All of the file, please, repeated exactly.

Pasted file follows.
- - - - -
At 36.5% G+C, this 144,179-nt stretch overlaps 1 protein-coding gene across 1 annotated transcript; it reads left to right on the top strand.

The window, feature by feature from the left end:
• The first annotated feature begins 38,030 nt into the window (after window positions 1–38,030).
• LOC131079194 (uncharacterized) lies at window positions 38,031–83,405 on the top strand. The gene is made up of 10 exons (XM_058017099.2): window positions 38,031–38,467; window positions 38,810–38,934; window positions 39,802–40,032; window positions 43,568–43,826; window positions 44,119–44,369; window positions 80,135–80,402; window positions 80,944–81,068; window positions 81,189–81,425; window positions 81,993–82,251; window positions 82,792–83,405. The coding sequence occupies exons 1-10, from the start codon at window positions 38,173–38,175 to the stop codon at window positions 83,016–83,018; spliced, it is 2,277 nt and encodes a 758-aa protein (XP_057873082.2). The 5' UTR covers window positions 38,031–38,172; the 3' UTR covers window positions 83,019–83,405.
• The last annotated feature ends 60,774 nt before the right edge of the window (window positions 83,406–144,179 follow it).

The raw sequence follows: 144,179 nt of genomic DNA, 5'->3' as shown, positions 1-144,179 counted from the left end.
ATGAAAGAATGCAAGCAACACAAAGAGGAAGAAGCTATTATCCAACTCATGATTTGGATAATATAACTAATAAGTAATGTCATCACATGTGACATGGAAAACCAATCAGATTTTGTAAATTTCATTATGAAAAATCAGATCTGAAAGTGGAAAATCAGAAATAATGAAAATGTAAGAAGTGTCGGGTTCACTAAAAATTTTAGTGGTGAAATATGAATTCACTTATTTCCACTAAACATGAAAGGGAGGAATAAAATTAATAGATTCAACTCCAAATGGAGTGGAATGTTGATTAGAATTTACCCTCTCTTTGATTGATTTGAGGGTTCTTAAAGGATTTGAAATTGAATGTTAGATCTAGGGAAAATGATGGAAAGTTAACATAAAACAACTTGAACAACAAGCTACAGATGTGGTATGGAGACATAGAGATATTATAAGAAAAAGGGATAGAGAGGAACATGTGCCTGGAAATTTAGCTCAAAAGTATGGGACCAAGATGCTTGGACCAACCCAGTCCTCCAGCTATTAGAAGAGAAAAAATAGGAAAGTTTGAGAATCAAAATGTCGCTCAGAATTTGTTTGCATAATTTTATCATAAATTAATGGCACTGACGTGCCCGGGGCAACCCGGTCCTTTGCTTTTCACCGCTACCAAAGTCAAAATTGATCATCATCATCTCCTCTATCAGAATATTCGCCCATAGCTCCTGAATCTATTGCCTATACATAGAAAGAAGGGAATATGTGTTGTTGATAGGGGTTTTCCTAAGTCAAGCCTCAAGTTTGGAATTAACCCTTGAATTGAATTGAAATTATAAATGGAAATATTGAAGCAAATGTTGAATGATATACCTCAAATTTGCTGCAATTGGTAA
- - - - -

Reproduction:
At 36.5% G+C, this 144,179-nt stretch overlaps 1 protein-coding gene across 1 annotated transcript; it reads left to right on the top strand.

The window, feature by feature from the left end:
• The first annotated feature begins 38,030 nt into the window (after window positions 1–38,030).
• LOC131079194 (uncharacterized) lies at window positions 38,031–83,405 on the top strand. The gene is made up of 10 exons (XM_058017099.2): window positions 38,031–38,467; window positions 38,810–38,934; window positions 39,802–40,032; window positions 43,568–43,826; window positions 44,119–44,369; window positions 80,135–80,402; window positions 80,944–81,068; window positions 81,189–81,425; window positions 81,993–82,251; window positions 82,792–83,405. The coding sequence occupies exons 1-10, from the start codon at window positions 38,173–38,175 to the stop codon at window positions 83,016–83,018; spliced, it is 2,277 nt and encodes a 758-aa protein (XP_057873082.2). The 5' UTR covers window positions 38,031–38,172; the 3' UTR covers window positions 83,019–83,405.
• The last annotated feature ends 60,774 nt before the right edge of the window (window positions 83,406–144,179 follow it).

The raw sequence follows: 144,179 nt of genomic DNA, 5'->3' as shown, positions 1-144,179 counted from the left end.
ATGAAAGAATGCAAGCAACACAAAGAGGAAGAAGCTATTATCCAACTCATGATTTGGATAATATAACTAATAAGTAATGTCATCACATGTGACATGGAAAACCAATCAGATTTTGTAAATTTCATTATGAAAAATCAGATCTGAAAGTGGAAAATCAGAAATAATGAAAATGTAAGAAGTGTCGGGTTCACTAAAAATTTTAGTGGTGAAATATGAATTCACTTATTTCCACTAAACATGAAAGGGAGGAATAAAATTAATAGATTCAACTCCAAATGGAGTGGAATGTTGATTAGAATTTACCCTCTCTTTGATTGATTTGAGGGTTCTTAAAGGATTTGAAATTGAATGTTAGATCTAGGGAAAATGATGGAAAGTTAACATAAAACAACTTGAACAACAAGCTACAGATGTGGTATGGAGACATAGAGATATTATAAGAAAAAGGGATAGAGAGGAACATGTGCCTGGAAATTTAGCTCAAAAGTATGGGACCAAGATGCTTGGACCAACCCAGTCCTCCAGCTATTAGAAGAGAAAAAATAGGAAAGTTTGAGAATCAAAATGTCGCTCAGAATTTGTTTGCATAATTTTATCATAAATTAATGGCACTGACGTGCCCGGGGCAACCCGGTCCTTTGCTTTTCACCGCTACCAAAGTCAAAATTGATCATCATCATCTCCTCTATCAGAATATTCGCCCATAGCTCCTGAATCTATTGCCTATACATAGAAAGAAGGGAATATGTGTTGTTGATAGGGGTTTTCCTAAGTCAAGCCTCAAGTTTGGAATTAACCCTTGAATTGAATTGAAATTATAAATGGAAATATTGAAGCAAATGTTGAATGATATACCTCAAATTTGCTGCAATTGGTAA